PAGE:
Advertisement

Grainsize Evolution in Open Systems

  • Benjy MarksEmail author
  • Itai Einav
Conference paper
  • 1.6k Downloads
Part of the Springer Series in Geomechanics and Geoengineering book series (SSGG)

Abstract

Granular flows are often characterised by spatial and temporal variations in their grainsize distribution. These variations are generally measured by geologists and geotechnical engineers after a flow has occurred, and two limiting states are commonly found; either a power law or log-normal grainsize distribution. Here, we use a lattice model to study how the grainsize distribution evolves in granular systems subject to grain crushing, segregation and mixing simultaneously. We show how the grainsize distribution evolves towards either of these grainsize distributions depending on the mechanisms involved in the flow.

Keywords

Debris Flow Granular Material Grainsize Distribution Lattice Model Pyroclastic Flow 
These keywords were added by machine and not by the authors. This process is experimental and the keywords may be updated as the learning algorithm improves.

References

  1. Chopard B, Droz M (1991) Cellular automata model for the diffusion equation. J Stat Phys 64(3–4):859CrossRefMathSciNetGoogle Scholar
  2. Dolgunin V, Ukolov A (1995) Segregation modeling of particle rapid gravity flow. Powder Technol 83(2):95CrossRefGoogle Scholar
  3. Gray JMNT, Chugunov VA (2006) Particle-size segregation and diffusive remixing in shallow granular flows. J Fluid Mech 569:365CrossRefMathSciNetzbMATHGoogle Scholar
  4. Gray JMNT, Thornton AR (2005) A theory for particle size segregation in shallow granular free-surface flows. Proc Roy Soc A 461(2057):1447–1473CrossRefMathSciNetzbMATHGoogle Scholar
  5. Marks B, Einav I (2011) A cellular automaton for segregation during granular avalanches. Gran Matter 13(3):211–214CrossRefGoogle Scholar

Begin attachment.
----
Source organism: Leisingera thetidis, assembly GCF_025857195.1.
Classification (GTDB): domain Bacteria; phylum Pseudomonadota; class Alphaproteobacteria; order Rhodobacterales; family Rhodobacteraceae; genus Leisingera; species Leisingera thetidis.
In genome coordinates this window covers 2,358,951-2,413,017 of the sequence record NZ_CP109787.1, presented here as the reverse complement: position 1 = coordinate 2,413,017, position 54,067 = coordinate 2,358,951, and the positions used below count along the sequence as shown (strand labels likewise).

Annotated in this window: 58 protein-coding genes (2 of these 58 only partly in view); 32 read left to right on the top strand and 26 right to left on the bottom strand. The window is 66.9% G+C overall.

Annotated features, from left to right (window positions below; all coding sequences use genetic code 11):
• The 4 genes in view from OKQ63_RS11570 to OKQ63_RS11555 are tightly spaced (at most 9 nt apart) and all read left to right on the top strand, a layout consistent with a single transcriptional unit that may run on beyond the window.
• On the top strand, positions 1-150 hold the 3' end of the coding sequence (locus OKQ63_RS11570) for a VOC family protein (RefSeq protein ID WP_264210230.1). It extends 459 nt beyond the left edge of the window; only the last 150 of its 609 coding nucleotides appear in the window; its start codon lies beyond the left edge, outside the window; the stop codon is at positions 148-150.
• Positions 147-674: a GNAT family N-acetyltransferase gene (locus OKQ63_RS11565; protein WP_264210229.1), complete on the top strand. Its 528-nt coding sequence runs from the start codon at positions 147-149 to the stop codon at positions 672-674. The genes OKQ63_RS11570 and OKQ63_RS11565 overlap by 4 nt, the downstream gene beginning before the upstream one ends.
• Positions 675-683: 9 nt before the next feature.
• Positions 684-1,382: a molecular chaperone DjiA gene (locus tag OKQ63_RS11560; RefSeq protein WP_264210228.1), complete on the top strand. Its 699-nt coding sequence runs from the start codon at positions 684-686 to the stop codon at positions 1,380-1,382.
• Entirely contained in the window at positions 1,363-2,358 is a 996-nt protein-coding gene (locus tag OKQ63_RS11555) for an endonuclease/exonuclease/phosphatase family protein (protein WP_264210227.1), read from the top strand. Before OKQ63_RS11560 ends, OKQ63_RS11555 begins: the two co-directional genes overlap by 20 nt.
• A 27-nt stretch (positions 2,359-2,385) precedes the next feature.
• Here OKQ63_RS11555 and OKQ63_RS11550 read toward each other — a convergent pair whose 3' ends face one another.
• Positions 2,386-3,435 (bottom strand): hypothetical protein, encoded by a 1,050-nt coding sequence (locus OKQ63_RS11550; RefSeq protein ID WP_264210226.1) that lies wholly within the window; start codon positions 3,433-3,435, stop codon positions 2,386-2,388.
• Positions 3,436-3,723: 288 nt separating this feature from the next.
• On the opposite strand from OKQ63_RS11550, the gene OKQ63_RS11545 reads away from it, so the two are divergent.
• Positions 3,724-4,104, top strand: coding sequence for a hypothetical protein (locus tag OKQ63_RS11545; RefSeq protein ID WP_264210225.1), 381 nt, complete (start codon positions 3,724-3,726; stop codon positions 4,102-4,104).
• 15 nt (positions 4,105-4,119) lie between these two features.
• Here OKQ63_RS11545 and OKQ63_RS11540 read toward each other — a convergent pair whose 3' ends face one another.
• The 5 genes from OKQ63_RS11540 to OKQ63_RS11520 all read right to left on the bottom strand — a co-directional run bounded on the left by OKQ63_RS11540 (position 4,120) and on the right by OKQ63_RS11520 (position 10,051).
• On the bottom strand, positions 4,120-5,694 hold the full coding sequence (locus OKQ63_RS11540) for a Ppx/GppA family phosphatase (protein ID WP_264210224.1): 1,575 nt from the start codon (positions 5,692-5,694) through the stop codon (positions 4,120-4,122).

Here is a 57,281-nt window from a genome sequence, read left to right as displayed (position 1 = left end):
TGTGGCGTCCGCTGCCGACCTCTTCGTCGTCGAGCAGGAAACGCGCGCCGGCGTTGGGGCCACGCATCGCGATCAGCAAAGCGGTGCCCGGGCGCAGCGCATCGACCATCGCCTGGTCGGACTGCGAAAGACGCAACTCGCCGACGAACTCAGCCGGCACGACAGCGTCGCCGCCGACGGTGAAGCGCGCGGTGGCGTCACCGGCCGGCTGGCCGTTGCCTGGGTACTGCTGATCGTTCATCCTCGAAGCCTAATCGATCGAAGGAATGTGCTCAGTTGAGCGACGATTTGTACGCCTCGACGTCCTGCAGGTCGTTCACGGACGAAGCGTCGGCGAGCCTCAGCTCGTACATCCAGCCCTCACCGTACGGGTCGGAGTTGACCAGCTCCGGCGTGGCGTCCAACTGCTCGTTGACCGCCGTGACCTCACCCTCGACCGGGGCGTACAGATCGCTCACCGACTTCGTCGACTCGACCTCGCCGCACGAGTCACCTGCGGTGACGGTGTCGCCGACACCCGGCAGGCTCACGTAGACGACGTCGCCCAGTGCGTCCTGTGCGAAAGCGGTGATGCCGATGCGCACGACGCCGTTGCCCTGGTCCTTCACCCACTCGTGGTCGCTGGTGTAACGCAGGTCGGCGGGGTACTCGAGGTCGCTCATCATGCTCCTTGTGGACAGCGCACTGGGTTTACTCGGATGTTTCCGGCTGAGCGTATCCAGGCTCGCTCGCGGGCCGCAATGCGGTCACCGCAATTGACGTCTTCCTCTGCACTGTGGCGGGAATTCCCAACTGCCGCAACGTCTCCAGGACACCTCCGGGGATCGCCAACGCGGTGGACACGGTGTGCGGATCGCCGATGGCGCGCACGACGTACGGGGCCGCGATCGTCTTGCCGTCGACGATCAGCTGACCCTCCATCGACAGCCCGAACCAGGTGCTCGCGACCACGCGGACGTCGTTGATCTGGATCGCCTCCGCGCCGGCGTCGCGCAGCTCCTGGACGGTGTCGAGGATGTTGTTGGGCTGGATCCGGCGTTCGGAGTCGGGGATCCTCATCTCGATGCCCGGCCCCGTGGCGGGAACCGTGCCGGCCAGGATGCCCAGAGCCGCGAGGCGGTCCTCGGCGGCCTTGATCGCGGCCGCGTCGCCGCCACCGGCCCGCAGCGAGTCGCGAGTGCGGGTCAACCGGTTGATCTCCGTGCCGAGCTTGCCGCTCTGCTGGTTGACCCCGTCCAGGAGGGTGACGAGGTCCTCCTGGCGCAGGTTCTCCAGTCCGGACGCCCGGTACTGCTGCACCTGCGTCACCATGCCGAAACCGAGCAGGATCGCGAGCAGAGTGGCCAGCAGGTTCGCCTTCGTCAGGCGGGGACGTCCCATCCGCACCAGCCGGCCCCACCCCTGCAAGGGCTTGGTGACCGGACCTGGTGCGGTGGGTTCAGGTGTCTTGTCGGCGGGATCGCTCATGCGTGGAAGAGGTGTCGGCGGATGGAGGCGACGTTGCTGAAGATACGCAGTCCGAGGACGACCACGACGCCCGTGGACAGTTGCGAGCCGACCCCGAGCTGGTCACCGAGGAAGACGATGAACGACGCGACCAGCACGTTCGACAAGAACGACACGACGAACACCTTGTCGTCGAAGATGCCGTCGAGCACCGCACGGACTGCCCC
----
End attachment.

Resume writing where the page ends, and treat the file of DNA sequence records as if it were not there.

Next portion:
6. Marks B, Rognon P, Einav I (2012) Grainsize dynamics of polydisperse granular segregation down inclined planes. J Fluid Mech 690:499CrossRefMathSciNetzbMATHGoogle Scholar
  7. McDowell G, Bolton M, Robertson D (1996) The fractal crushing of granular materials. J Mech Phys Solids 44(12):2079CrossRefGoogle Scholar
  8. Ramkrishna D (2000) Population balances: Theory and applications to particulate systems in engineering (Academic Press San Diego)Google Scholar
  9. Savage S, Lun C (1988) Particle size segregation in inclined chute flow of dry cohesionless granular solids. J Fluid Mech 189:311CrossRefGoogle Scholar
  10. Steacy S, Sammis C (1991) An automaton for fractal patterns of fragmentation. Nature 353(6341):250CrossRefGoogle Scholar
  11. Utter B, Behringer RP (2004) Self-diffusion in dense granular shear flows. Phys Rev E 69(3):031308CrossRefGoogle Scholar
  12. Weibull W (1951) A statistical distribution function of wide applicability. J Appl Mech 18(3):293zbMATHGoogle Scholar

Copyright information

© Springer International Publishing Switzerland 2015

Authors and Affiliations

  1. 1.Advanced Materials and Complex SystemsUniversity of OsloOsloNorway
  2. 2.School of Civil EngineeringThe University of SydneySydneyAustralia

Personalised recommendations